Alternatives to amalgam include composite resin, glass ionomer, porcelain, and gold, among other options. Most consumers choose direct composite fillings because the white coloring matches the tooth better and the cost is considered moderate.
In the past, a common argument against composite fillings was that they were not as durable as amalgam. However, recent studies have debunked this claim. Researchers of a study which was published in 2016 and conducted on over 76,000 patients for over ten years found that posterior amalgam fillings had a higher annual failure rate than composites.1Two separate studies published in 2013 found that composite fillings performed as well as amalgam when comparing failure rates2and replacement filling rates.3Other research has offered similar findings: a study published in 2015 documented “good clinical performance” of composite resins over a 30-year evaluation,4a meta-analysis published in 2014 noted “good survival” of posterior resin composite restorations,5a study published in 2012 showed certain types of composite materials last as long as amalgam,6and a study published in 2011 found “good clinical performance” of composites over a 22-year period.7
Composite fillings have also been criticized because some of them contain the controversial material bisphenol-A (BPA). Dentists have a variety of opinions about the safety of BPA and other types of bisphenol, such as Bis-GMA and Bis-DMA. There has likewise been concern about glass ionomers, many of which contain fluoride.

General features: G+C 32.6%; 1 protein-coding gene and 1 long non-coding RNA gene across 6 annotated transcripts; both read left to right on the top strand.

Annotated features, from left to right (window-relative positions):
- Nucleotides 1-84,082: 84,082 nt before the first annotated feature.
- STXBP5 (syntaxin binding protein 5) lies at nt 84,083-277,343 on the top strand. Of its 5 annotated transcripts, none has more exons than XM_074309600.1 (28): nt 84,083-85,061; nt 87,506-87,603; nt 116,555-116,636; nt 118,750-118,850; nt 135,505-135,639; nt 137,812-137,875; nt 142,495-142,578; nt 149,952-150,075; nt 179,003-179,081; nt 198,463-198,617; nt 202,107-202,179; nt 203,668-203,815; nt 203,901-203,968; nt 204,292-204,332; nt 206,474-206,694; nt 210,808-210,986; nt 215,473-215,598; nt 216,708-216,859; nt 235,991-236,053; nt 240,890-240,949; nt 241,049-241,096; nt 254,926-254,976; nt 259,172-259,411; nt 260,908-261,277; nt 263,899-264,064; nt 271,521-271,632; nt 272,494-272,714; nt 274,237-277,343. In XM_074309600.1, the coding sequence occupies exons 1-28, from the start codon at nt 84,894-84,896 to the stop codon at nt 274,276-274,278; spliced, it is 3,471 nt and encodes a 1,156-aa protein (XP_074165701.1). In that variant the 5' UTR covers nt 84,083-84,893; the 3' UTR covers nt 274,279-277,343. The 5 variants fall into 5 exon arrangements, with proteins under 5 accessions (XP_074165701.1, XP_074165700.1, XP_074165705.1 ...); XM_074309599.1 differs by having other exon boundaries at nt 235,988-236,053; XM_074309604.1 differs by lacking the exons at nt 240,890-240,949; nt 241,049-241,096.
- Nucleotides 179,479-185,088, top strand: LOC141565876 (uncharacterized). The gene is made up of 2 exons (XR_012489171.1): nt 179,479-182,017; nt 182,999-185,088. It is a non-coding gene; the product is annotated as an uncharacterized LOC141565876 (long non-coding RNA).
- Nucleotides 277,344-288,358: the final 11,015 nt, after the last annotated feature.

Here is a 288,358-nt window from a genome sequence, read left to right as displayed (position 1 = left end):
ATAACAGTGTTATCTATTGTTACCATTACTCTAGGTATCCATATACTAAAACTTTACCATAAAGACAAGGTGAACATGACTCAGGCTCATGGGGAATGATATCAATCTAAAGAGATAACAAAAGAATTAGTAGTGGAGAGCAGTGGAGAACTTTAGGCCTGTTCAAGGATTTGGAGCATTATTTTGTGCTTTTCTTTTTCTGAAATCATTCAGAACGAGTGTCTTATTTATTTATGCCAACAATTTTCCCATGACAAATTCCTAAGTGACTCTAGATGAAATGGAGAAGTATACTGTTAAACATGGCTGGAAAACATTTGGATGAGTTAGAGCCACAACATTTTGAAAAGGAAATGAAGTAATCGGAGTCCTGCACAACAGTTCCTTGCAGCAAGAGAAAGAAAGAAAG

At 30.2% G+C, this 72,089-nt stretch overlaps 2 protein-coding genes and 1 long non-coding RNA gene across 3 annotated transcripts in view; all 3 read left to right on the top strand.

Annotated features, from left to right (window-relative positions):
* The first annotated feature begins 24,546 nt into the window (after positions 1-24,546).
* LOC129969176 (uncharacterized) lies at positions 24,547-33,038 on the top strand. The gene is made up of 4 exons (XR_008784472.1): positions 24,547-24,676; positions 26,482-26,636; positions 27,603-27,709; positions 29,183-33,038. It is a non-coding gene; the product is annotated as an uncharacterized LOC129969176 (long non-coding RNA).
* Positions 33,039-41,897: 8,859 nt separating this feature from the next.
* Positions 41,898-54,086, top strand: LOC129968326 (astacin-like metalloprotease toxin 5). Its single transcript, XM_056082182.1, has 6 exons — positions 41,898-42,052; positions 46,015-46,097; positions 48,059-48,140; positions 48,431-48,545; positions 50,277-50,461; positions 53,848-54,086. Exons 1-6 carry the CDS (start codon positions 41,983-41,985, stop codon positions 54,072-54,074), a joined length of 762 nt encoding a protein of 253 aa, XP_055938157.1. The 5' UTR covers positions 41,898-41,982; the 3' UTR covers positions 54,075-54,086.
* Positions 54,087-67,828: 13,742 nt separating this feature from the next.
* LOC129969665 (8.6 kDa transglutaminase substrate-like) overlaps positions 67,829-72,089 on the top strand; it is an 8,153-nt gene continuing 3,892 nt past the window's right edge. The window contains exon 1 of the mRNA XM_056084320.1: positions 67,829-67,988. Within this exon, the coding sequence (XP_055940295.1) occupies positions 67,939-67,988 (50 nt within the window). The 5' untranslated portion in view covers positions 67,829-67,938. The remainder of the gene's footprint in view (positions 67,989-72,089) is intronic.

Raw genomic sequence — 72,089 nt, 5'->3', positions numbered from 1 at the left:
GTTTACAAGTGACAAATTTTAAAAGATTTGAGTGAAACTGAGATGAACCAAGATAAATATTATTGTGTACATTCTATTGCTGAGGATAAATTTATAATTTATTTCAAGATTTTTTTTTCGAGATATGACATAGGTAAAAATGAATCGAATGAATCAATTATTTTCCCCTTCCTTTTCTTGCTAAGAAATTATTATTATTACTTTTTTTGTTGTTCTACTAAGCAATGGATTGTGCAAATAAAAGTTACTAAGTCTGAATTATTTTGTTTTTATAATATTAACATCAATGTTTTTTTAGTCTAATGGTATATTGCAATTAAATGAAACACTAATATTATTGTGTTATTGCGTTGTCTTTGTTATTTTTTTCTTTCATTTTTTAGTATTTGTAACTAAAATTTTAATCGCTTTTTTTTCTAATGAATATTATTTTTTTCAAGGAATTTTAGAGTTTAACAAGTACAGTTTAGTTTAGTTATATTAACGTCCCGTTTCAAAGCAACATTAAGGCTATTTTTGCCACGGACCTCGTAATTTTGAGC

Patients who are concerned about the ingredients in their dental materials often choose to speak with their dentists about using a material that does not contain certain ingredients. For example, a product named Admira Fusion8/Admira Fusion X-tra9released in January 2016 by the dental company VOCO is reported to be ceramic10and not to contain Bis-GMA or BPA before or after it has been cured.
Another option for dental patients concerned about which mercury-free alternative to use as a filling material is to do their own research and/or take a dental biocompatibility test. If biological testing is used, a patient’s blood sample is sent to a laboratory where the serum is evaluated for the presence of IgG and IgM antibodies to the chemical ingredients used in dental products.11 The patient is then provided with a detailed list of which name-brand dental materials are safe for their use and which ones could result in a reaction. Two examples of labs that currently offer this service are Biocomp Laboratories12and Clifford Consulting and Research.13
Also, in regards to dental allergies, Dr. Stejskal introduced the MELISA test in 1994. This is a modified version of the (Lymphocyte Transformation Test) LLT designed to test for metal sensitivity type IV delayed hypersensitivity to metals, including sensitivity to mercury.14